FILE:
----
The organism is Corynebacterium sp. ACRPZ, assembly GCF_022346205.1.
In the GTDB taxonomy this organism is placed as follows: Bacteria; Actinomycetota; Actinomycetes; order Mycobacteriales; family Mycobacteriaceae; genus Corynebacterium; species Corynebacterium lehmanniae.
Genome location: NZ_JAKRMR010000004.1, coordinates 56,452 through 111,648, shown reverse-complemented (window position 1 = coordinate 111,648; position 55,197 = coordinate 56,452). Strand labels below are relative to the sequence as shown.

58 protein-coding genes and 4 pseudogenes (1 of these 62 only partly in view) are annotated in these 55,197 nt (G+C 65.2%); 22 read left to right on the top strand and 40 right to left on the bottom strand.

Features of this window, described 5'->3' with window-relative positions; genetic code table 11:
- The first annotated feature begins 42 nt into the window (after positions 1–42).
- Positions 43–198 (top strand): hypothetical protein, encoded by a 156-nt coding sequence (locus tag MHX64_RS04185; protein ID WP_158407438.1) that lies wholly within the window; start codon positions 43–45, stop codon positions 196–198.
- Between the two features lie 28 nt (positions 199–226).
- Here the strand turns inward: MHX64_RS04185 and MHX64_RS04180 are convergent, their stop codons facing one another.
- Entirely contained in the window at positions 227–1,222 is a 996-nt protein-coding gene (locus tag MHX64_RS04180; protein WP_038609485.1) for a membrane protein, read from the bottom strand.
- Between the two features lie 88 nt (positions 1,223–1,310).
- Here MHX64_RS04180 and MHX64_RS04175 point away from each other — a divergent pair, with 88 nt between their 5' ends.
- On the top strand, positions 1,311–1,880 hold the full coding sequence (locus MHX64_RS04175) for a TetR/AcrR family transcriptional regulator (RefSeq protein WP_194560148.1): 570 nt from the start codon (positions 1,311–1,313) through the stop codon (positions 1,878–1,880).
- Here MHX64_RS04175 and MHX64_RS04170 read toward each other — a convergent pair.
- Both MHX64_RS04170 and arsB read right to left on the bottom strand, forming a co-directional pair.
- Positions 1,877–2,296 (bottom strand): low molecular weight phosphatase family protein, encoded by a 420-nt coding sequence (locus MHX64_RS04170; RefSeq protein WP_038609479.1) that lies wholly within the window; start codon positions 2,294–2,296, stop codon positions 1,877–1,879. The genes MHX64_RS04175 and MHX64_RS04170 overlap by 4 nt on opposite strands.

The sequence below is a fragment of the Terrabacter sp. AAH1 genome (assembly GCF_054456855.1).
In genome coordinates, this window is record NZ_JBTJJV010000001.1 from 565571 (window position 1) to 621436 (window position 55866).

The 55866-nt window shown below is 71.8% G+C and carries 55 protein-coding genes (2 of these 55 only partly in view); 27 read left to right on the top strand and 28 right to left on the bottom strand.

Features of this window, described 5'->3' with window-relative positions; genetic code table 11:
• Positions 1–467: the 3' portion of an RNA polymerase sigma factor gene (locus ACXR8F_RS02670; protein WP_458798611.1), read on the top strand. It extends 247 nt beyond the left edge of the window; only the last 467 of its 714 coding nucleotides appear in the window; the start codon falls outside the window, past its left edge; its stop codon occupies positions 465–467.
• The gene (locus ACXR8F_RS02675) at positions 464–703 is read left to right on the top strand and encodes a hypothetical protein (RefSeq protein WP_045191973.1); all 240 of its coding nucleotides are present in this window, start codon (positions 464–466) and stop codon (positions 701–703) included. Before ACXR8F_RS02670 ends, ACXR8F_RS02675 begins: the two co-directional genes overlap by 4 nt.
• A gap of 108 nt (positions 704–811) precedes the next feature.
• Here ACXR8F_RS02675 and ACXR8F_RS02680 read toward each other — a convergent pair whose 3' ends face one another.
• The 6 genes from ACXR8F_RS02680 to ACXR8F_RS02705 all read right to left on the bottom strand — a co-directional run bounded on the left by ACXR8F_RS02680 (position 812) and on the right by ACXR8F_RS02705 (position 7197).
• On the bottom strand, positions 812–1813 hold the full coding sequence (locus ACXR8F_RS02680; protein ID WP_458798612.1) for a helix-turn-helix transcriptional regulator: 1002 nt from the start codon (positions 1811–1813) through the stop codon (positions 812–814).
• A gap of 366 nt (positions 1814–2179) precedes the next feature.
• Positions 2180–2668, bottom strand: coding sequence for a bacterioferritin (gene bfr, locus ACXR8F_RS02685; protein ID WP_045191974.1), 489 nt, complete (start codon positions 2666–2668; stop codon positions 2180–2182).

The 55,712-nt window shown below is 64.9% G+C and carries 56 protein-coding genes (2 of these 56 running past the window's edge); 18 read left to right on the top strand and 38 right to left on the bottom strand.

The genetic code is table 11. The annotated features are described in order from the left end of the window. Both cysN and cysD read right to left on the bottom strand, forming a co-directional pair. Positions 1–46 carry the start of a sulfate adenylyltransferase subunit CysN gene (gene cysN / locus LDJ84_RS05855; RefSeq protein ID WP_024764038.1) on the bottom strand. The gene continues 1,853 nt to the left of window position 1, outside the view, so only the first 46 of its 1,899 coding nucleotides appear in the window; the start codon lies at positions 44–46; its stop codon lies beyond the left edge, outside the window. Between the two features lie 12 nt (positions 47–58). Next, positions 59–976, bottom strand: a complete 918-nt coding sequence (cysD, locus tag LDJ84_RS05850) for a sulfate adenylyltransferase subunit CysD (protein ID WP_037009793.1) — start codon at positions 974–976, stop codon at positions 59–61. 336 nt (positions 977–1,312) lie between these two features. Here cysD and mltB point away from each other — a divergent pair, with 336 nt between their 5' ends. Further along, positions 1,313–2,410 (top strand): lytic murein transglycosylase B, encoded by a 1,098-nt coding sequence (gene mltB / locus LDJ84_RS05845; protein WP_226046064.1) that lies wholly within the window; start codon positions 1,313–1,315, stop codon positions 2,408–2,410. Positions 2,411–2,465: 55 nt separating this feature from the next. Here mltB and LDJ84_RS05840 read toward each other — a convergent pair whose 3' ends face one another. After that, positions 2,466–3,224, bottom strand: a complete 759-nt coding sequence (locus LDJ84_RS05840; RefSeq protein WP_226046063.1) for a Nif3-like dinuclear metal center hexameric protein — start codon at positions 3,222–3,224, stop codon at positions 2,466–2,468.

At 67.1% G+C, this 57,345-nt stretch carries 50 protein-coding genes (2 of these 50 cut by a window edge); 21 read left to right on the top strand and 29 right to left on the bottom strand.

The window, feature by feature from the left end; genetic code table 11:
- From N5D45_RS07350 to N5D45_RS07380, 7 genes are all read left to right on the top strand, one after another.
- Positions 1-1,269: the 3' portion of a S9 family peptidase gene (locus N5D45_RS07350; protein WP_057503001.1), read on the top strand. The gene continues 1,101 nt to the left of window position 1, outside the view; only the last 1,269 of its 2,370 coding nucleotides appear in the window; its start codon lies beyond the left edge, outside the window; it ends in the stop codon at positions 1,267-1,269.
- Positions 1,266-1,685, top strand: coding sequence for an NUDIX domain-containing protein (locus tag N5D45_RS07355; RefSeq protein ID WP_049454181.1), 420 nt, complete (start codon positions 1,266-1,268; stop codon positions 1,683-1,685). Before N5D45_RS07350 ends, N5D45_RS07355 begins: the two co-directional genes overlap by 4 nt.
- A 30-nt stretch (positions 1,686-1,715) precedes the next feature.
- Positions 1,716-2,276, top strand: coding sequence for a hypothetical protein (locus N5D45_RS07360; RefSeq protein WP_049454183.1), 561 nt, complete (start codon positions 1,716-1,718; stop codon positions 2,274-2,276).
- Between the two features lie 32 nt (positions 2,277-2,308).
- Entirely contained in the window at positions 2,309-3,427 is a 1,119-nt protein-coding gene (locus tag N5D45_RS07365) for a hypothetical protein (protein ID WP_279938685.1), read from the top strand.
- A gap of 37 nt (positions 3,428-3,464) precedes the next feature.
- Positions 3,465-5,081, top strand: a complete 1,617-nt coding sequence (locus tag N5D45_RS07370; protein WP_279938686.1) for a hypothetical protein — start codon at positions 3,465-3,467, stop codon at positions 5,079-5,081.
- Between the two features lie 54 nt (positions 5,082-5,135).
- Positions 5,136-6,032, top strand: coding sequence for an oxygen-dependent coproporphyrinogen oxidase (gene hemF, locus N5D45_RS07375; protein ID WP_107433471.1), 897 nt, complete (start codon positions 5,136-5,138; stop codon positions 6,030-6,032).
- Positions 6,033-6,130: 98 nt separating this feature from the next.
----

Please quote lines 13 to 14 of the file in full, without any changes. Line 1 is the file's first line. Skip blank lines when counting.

- On the top strand, positions 1,311–1,880 hold the full coding sequence (locus MHX64_RS04175) for a TetR/AcrR family transcriptional regulator (RefSeq protein WP_194560148.1): 570 nt from the start codon (positions 1,311–1,313) through the stop codon (positions 1,878–1,880).
- Here MHX64_RS04175 and MHX64_RS04170 read toward each other — a convergent pair.